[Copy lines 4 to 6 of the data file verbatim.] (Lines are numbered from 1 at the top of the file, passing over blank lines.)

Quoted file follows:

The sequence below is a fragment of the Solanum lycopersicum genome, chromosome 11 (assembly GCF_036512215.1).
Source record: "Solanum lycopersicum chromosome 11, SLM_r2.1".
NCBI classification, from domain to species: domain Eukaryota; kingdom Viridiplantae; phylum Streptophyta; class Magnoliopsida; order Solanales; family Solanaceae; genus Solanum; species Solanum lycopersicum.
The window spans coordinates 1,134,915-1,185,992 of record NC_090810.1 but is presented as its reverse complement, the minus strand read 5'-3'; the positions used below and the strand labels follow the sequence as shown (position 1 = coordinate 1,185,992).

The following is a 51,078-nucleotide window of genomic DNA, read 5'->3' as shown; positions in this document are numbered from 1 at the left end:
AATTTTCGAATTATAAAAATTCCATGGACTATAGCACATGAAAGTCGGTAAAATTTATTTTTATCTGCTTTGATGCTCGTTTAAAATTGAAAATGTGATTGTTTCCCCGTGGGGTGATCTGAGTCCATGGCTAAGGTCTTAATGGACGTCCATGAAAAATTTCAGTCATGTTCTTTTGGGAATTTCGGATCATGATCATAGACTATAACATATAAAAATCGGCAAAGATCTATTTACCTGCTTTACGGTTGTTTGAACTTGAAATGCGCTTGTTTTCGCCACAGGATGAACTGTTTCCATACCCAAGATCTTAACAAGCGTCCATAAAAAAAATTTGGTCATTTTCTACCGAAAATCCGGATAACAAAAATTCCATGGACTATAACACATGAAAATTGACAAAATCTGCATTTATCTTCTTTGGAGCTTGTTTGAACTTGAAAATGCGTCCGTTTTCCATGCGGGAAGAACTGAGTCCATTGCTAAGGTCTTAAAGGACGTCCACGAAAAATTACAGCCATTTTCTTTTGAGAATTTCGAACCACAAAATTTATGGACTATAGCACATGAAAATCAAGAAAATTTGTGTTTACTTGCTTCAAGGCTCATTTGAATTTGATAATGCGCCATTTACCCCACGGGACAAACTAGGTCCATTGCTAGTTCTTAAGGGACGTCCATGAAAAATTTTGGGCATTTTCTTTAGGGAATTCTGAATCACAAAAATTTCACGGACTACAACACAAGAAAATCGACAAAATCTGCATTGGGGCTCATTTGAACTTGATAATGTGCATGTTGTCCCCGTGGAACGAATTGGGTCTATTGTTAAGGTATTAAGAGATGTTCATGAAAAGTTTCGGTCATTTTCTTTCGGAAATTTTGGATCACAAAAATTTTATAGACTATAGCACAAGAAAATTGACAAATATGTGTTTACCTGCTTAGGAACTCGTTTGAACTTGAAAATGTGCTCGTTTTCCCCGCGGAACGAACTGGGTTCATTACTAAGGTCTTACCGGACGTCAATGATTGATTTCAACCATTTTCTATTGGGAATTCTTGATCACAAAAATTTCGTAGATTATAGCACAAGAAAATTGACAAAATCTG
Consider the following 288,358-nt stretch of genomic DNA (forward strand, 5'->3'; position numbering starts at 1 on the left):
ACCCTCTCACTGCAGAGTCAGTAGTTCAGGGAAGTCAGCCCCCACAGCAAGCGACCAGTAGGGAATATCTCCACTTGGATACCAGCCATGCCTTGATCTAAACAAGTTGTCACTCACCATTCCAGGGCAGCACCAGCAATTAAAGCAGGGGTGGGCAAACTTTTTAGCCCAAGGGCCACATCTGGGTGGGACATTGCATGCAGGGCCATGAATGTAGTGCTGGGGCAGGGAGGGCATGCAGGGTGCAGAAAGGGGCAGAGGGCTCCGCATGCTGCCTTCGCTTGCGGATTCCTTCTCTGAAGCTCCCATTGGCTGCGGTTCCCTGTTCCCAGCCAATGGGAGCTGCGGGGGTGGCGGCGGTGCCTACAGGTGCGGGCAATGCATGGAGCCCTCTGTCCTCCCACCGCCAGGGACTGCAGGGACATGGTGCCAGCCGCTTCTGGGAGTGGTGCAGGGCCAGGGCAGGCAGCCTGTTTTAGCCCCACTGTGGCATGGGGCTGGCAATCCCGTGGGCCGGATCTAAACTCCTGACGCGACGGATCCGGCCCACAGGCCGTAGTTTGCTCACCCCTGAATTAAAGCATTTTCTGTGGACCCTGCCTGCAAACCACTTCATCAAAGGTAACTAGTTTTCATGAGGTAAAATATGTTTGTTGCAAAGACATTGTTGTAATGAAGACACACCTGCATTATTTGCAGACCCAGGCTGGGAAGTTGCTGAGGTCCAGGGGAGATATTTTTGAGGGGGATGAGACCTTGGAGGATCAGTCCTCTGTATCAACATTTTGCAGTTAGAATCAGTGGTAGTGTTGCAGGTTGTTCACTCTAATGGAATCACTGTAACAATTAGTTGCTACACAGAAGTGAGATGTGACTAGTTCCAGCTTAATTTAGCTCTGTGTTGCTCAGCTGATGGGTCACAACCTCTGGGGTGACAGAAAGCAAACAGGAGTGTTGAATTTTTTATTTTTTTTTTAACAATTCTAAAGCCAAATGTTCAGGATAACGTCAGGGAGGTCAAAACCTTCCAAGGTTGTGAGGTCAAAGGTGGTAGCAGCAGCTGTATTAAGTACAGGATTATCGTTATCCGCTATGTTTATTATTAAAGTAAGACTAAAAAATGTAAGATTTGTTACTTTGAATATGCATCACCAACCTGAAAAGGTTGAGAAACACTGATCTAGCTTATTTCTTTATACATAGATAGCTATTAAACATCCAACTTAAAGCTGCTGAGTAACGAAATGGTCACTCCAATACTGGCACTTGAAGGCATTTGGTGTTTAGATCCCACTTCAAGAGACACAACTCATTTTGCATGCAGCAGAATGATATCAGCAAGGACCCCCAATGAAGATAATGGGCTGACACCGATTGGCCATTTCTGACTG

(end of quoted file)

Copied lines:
The window spans coordinates 1,134,915-1,185,992 of record NC_090810.1 but is presented as its reverse complement, the minus strand read 5'-3'; the positions used below and the strand labels follow the sequence as shown (position 1 = coordinate 1,185,992).

The following is a 51,078-nucleotide window of genomic DNA, read 5'->3' as shown; positions in this document are numbered from 1 at the left end:
AATTTTCGAATTATAAAAATTCCATGGACTATAGCACATGAAAGTCGGTAAAATTTATTTTTATCTGCTTTGATGCTCGTTTAAAATTGAAAATGTGATTGTTTCCCCGTGGGGTGATCTGAGTCCATGGCTAAGGTCTTAATGGACGTCCATGAAAAATTTCAGTCATGTTCTTTTGGGAATTTCGGATCATGATCATAGACTATAACATATAAAAATCGGCAAAGATCTATTTACCTGCTTTACGGTTGTTTGAACTTGAAATGCGCTTGTTTTCGCCACAGGATGAACTGTTTCCATACCCAAGATCTTAACAAGCGTCCATAAAAAAAATTTGGTCATTTTCTACCGAAAATCCGGATAACAAAAATTCCATGGACTATAACACATGAAAATTGACAAAATCTGCATTTATCTTCTTTGGAGCTTGTTTGAACTTGAAAATGCGTCCGTTTTCCATGCGGGAAGAACTGAGTCCATTGCTAAGGTCTTAAAGGACGTCCACGAAAAATTACAGCCATTTTCTTTTGAGAATTTCGAACCACAAAATTTATGGACTATAGCACATGAAAATCAAGAAAATTTGTGTTTACTTGCTTCAAGGCTCATTTGAATTTGATAATGCGCCATTTACCCCACGGGACAAACTAGGTCCATTGCTAGTTCTTAAGGGACGTCCATGAAAAATTTTGGGCATTTTCTTTAGGGAATTCTGAATCACAAAAATTTCACGGACTACAACACAAGAAAATCGACAAAATCTGCATTGGGGCTCATTTGAACTTGATAATGTGCATGTTGTCCCCGTGGAACGAATTGGGTCTATTGTTAAGGTATTAAGAGATGTTCATGAAAAGTTTCGGTCATTTTCTTTCGGAAATTTTGGATCACAAAAATTTTATAGACTATAGCACAAGAAAATTGACAAATATGTGTTTACCTGCTTAGGAACTCGTTTGAACTTGAAAATGTGCTCGTTTTCCCCGCGGAACGAACTGGGTTCATTACTAAGGTCTTACCGGACGTCAATGATTGATTTCAACCATTTTCTATTGGGAATTCTTGATCACAAAAATTTCGTAGATTATAGCACAAGAAAATTGACAAAATCTG